Subscribe to receive updates from the Moritt Hock & Hamroff Blog


Corporate Transparency Act Alert

Enacted as part of the federal Anti-Money Laundering Act of 2020, the Corporate Transparency Act (“CTA”) requires all entities formed or operating in the United States, with limited exemptions, to disclose certain information regarding the entity, the entity’s beneficial owners, and those holding significant powers of control over the entity, including senior officers, directors and managers.  Generally, the CTA requires business entities, including corporations, limited liability companies, limited partnerships, and other United States entities and foreign entities, to report specified types of information to the U.S. Department of the Treasury’s Financial Crimes Enforcement Network (“FinCEN”).

What is the Corporate Transparency Act?

The CTA was enacted to provide a means to gather background information that would be available to law enforcement, national security agencies, and others in order to help prevent bad actors from hiding illicit money or other property in the United States. There are limitations contained in the CTA to safeguard the gathered information, and the information will only be made available to governmental agencies and specified others meeting certain criteria and following CTA and regulatory procedures.  The CTA covers all entities formed through the filing of a document with a federal or state agency, such as the formations of corporations, limited liability companies, and limited partnerships, by the filing of a certificate or articles of formation or organization with a state Secretary of State.  It doesn’t matter if the entity was first formed before or after the CTA became effective, although the filing deadline to report the required information with FinCEN is dependent upon whether the entity was formed prior to January 1, 2024, in calendar year 2024, or in any year thereafter.  We address filing deadlines and exempted entities later in this Client Alert.

Exemptions to the Reporting Requirement of FinCEN

There are 23 types of entities that are exempt from the CTA reporting obligations. The premise for the exemptions is that the types of entities are already regulated by federal and/or state government, including banks, credit unions, accounting firms, tax-exempt entities, large operating companies, and inactive entities. The CTA defines a “large operating company” as an entity that: (i) directly employs more than 20 full time employees; (ii) has more than $5,000,000 in gross receipts or sales; and, (iii) has an operating presence at a physical office within the United States. A wholly-owned subsidiary of a large operating company is also an exempt entity. Further, The CTA defines an “inactive entity” as an entity (i) in existence on or before January 1, 2020; (ii) not actively engaged in business; (iii) not having experienced an ownership change in the prior twelve months, and (iv) not holding any kind or type of assets. A full list of the entity exemptions can be found on FinCEN’s website.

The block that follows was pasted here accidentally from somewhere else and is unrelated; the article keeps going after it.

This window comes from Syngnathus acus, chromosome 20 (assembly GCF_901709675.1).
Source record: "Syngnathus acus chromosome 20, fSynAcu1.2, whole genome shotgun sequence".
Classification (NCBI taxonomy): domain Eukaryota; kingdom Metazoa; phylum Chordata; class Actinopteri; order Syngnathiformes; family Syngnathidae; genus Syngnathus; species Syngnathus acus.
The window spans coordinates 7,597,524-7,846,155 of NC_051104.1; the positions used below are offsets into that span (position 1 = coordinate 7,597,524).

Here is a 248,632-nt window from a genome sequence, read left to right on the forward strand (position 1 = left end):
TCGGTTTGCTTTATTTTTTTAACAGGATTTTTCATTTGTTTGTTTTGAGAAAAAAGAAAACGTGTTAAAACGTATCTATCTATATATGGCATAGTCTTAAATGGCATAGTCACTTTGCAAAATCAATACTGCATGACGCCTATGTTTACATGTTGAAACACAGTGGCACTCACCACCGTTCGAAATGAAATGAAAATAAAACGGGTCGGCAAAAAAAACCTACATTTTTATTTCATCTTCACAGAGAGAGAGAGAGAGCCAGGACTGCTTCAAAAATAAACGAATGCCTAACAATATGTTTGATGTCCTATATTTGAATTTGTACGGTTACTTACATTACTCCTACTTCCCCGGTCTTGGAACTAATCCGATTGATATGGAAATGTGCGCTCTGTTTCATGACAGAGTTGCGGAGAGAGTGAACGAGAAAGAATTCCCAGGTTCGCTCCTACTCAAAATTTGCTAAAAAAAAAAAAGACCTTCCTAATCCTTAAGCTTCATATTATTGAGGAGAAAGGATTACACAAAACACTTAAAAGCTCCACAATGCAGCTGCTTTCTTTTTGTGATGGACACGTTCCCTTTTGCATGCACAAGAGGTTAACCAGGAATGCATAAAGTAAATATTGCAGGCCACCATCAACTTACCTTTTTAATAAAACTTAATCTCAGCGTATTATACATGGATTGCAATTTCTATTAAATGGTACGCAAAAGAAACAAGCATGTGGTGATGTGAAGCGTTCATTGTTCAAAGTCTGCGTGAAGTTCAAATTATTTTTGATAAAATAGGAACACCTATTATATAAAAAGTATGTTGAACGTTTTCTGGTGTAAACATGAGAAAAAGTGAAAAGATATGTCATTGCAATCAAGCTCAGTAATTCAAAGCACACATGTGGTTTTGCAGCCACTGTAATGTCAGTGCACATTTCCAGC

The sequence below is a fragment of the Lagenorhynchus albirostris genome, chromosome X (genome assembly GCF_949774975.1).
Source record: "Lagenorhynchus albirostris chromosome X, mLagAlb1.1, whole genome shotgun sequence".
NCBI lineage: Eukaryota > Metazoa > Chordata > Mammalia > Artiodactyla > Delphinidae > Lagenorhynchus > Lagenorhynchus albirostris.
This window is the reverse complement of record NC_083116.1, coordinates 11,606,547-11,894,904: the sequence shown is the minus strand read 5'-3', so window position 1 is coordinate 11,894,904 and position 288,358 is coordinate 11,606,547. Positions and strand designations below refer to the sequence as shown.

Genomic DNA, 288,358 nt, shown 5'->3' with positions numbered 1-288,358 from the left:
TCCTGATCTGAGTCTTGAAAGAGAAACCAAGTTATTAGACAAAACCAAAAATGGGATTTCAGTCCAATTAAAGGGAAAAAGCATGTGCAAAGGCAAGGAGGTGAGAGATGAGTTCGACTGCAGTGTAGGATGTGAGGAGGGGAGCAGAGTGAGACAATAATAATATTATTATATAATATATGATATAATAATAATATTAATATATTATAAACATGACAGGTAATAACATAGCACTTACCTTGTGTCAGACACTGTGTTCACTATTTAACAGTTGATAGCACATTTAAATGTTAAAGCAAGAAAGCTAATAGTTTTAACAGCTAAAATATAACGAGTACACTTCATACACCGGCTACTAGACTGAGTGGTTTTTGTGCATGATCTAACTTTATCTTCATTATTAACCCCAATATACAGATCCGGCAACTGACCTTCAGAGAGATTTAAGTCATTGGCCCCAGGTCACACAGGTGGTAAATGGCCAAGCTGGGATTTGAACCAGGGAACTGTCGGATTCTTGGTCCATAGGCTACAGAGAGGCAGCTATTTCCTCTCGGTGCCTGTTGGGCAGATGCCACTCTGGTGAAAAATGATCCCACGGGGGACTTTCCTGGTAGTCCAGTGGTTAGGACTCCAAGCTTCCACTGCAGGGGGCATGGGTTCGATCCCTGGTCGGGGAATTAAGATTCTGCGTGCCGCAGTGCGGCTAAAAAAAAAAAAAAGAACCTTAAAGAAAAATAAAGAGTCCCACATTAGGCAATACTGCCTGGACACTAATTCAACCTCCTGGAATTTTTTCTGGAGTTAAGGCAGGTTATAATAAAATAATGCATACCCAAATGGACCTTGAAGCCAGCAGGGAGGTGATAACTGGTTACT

What is Reportable?

There are three areas of information required to be reported to FinCEN.  They consist of information concerning the entity, the person causing the formation of the entity, which the CTA refers to as the “Company Applicant,” and the “Beneficial Owners” of the entity.  This information is provided to FinCEN in the entity’s “BOI Report.”

Beneficial Owner and Company Applicant Reporting

Generally, a Beneficial Owner is an individual who either directly or indirectly exercises substantial control over a company or an individual who owns or controls 25% or more of the entity’s equity, voting, or pecuniary interests in the entity. An individual can be a Beneficial Owner through substantial control, ownership interests, or both. The CTA requires an analysis that drills down to the ultimate individual owners, if there are entities in the ownership chain, the entity must determine the individual who own the entities in the chain.  A reporting company may have several Beneficial Owners, and there is no maximum number of Beneficial Owners who can be reported.

An individual exercises substantial control over a reporting company if the individual meets any of four general criteria: (1) the individual is a senior officer; (2) the individual has authority to appoint or remove certain officers or a majority of directors of the reporting company; (3) the individual is an important decision-maker; or (4) the individual has any other form of substantial control over the reporting company.

A senior officer is any individual holding the position or exercising the authority of a President, CEO, CFO, COO, General Counsel, or any other officer, regardless of official title, who performs a similar function as these officers.

An important decision maker is an individual who directs, determines, or has substantial influence over important decisions regarding the reporting company, including but not limited to decisions regarding: (i) the nature and scope of the business; (ii) the selection or termination of business lines or ventures, or geographic focus; (iii) the entry into or termination, or fulfilment or non-fulfilment, of significant contracts; (iv) sale, lease, mortgage, or other transfer of any physical assets; (v) major expenditures or investments, issuances of any equity, issuance of any significant debt, or approval of the operating budget; (vi) compensation schemes and incentive programs for senior officers; (vii) reorganization, dissolution, or merger of the entity; (viii) amendments of any substantial governance documents of the reporting company, including the articles of incorporation or similar formation documents, bylaws, and significant policies or procedures; (ix) owning or controlling a majority of the voting power or voting rights of the reporting company; (x) substantial control over board representation; and (xi) blocking rights.

A Company Applicant is either: (i) the individual who directly files the document that creates the entity or first registers the entity with a governmental agency; and/or (ii) the person that is primarily responsible for directing or controlling the filing of the relevant document. No reporting company can name more than two Company Applicants in the reporting company’s BOI Report. The naming of Company Applicants is only required with respect to entities that are first created or registered on or after January 1, 2024.